Asian-Pacific American Heritage Month 2016 continues

May 16, 2016 MCW News - In honor of Asian-Pacific American Heritage Month, the Medical College of Wisconsin has created a series of video vignettes and stories that will be posted on InfoScope during the month of May. The vignettes highlight some of our Asian-Pacific faculty, staff and students and the contributions they have made. The stories highlight MCW programs that address health problems that impact Asian-Pacific populations disproportionately.

Asian-Pacific encompasses all of Asia, including China, Japan, and Korea; India; Southeast Asian countries like Laos, Vietnam, and Thailand; the Philippines; and Pakistan. The stories will be posted on MCW’s Honoring Diversity webpage.

Some of the health concerns that disproportionately impact these populations include stomach cancer, liver cancer, inflammatory bowel disease, cleft lip and palate, and type II diabetes.

Cleft Palate Team

Approximately one in 700 babies are born every year with a cleft lip or palate, where there is an opening in the lip or roof of the mouth or both.  Its incidence shows racial variability, with close to 1 in 700 Caucasian babies born with a cleft lip or palate, and babies with African ancestry born with it at a lower incidence. Among children born among Asian-Pacific Americans, cleft lip and palate occurs in approximately one out of every 500 births annually.

MCW doctors on the Children’s Hospital of Wisconsin Cleft Palate Team treat a number of Asian children with a cleft lip or palate, most of whom were adopted from orphanages in China. Word-of-mouth has informed prospective parents that an orofacial cleft, while it may appear to be a severe affliction in a newborn, is actually a completely treatable condition present in otherwise healthy and happy children.

These children come to the program at various stages of repair, and are folded into the team’s multidisciplinary clinic where they receive coordinated care in plastic surgery, otolaryngology, speech pathology, dentistry, orthodontics, prosthodontics, genetics, and psychology to address their individual needs.

John Jensen, MD, Associate Professor of Plastic Surgery, who is a member of the Cleft Palate Team, said they have worked with several families who have returned to China to adopt another child with a cleft lip or palate after their experience with the CHW team.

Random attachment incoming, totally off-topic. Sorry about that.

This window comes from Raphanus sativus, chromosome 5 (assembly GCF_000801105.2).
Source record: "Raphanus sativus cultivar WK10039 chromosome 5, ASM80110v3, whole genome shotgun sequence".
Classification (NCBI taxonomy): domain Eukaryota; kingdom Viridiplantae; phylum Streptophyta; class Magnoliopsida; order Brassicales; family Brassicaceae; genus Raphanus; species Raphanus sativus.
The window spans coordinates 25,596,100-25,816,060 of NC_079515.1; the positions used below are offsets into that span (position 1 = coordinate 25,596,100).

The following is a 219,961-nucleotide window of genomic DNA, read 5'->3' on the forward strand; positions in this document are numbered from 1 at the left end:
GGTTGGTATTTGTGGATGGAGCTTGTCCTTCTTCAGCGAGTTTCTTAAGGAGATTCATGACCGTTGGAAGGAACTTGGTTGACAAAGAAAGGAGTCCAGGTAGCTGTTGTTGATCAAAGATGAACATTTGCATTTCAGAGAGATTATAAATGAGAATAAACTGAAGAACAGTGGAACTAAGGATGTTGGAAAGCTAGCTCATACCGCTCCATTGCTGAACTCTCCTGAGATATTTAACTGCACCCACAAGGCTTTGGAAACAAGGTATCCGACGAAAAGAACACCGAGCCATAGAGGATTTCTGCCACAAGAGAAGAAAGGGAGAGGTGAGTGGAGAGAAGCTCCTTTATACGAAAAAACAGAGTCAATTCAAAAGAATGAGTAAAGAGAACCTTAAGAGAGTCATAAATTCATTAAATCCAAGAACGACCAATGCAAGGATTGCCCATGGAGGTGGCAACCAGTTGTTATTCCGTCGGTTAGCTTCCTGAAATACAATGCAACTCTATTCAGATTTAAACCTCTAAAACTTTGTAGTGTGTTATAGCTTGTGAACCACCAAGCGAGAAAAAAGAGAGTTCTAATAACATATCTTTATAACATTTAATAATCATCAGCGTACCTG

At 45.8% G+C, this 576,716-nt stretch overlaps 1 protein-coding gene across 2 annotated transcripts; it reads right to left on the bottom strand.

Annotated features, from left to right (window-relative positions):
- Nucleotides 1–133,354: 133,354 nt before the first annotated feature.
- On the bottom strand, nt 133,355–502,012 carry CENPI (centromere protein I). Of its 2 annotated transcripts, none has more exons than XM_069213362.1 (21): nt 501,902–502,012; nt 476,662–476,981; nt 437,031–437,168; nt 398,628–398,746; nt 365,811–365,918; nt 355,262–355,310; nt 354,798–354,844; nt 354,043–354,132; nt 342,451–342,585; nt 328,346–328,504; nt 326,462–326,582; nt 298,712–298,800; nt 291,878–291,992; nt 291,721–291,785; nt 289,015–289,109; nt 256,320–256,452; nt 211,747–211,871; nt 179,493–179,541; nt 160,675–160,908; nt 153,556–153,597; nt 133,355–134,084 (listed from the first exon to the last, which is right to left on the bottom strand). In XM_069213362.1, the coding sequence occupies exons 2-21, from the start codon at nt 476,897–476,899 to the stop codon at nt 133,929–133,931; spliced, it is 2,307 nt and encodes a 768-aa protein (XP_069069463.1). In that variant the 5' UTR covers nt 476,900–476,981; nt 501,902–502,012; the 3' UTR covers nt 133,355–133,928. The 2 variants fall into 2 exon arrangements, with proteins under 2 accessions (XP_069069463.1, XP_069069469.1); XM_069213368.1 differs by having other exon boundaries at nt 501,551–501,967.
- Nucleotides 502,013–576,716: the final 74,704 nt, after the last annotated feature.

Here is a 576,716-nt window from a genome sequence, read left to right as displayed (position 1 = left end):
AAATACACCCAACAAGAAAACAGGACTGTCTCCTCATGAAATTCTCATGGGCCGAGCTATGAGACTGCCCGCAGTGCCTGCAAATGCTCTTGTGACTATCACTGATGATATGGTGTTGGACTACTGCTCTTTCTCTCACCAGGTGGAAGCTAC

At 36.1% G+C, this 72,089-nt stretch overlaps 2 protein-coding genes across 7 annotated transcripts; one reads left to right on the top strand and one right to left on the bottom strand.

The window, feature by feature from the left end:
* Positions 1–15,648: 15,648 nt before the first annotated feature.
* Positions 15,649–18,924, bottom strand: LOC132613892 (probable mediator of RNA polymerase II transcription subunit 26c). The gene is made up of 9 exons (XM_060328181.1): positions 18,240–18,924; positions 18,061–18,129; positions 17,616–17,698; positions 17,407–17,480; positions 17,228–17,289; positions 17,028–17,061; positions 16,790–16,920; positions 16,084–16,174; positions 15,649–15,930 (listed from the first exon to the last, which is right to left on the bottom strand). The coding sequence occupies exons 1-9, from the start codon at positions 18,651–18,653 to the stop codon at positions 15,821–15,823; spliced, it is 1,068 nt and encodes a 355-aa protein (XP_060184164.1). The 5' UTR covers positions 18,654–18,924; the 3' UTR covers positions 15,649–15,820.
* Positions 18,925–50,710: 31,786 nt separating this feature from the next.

Liver Cancer Program

The Liver Cancer Program at Froedtert & the Medical College of Wisconsin continues to see growth in the number of patients seen as well as the services it offers to the state and the region. Approximately 300 new liver cancer patients are treated through the program annually, the majority of which are diagnosed with hepatocellular carcinoma (HCC) or metastatic colorectal cancer. 

Hepatocellular carcinoma (HCC) is also referred to as hepatoma or primary liver cancer.  If this cancer is detected early, transplant or removal of the tumor may be an option.  In more advanced stages, interventional radiology procedures offer the greatest benefit. Hepatologists offer screening to those at risk for hepatocellular carcinoma. Risk factors include hepatitis infections, cirrhosis, chemical exposures and race/ethnicity.

Asia has a disproportionately large share of the world’s HCC, mainly because of the epidemic status of chronic hepatitis B and C viruses, which leads to liver cirrhosis and increases the risk of HCC.

Mike Miura, a Japanese American who lives in Hilo on Hawaii Island, has HCC and was treated at Froedtert Hospital in 2014 by T. Clark Gamblin, MD, professor of surgery and chief of surgical oncology, and other members of Dr. Gamblin’s team. Mr. Miura had tests done near his home and then was directed by his son, Dr. John Miura, who is conducting research at Froedtert, to get a second opinion  from Dr. Gamblin. It took a long flight to get here, but Mr. Miura said the effort was worth it.

“Everybody on the medical team was so caring. It was like I was the only patient,” Mr. Miura said. “And from the first time I met Dr. Gamblin, I had total confidence in him. Froedtert Hospital was a long way for me to go for care, but it was well worth it.”

Mr. Miura is 70 years old and likes to swim up to a mile a day. He is so thankful for the care he received, but said one follow-up phone call meant more than others.

“After one month out of the water, post-surgery, I took a picture of my stomach and emailed it to Dr. Gamblin, “ Mr. Miura said. “ he got back quickly and said, ‘It’s all good. Jump in.’ So I did.”

(l-r) Mr. Mike Miura and his son, John Miura, MD

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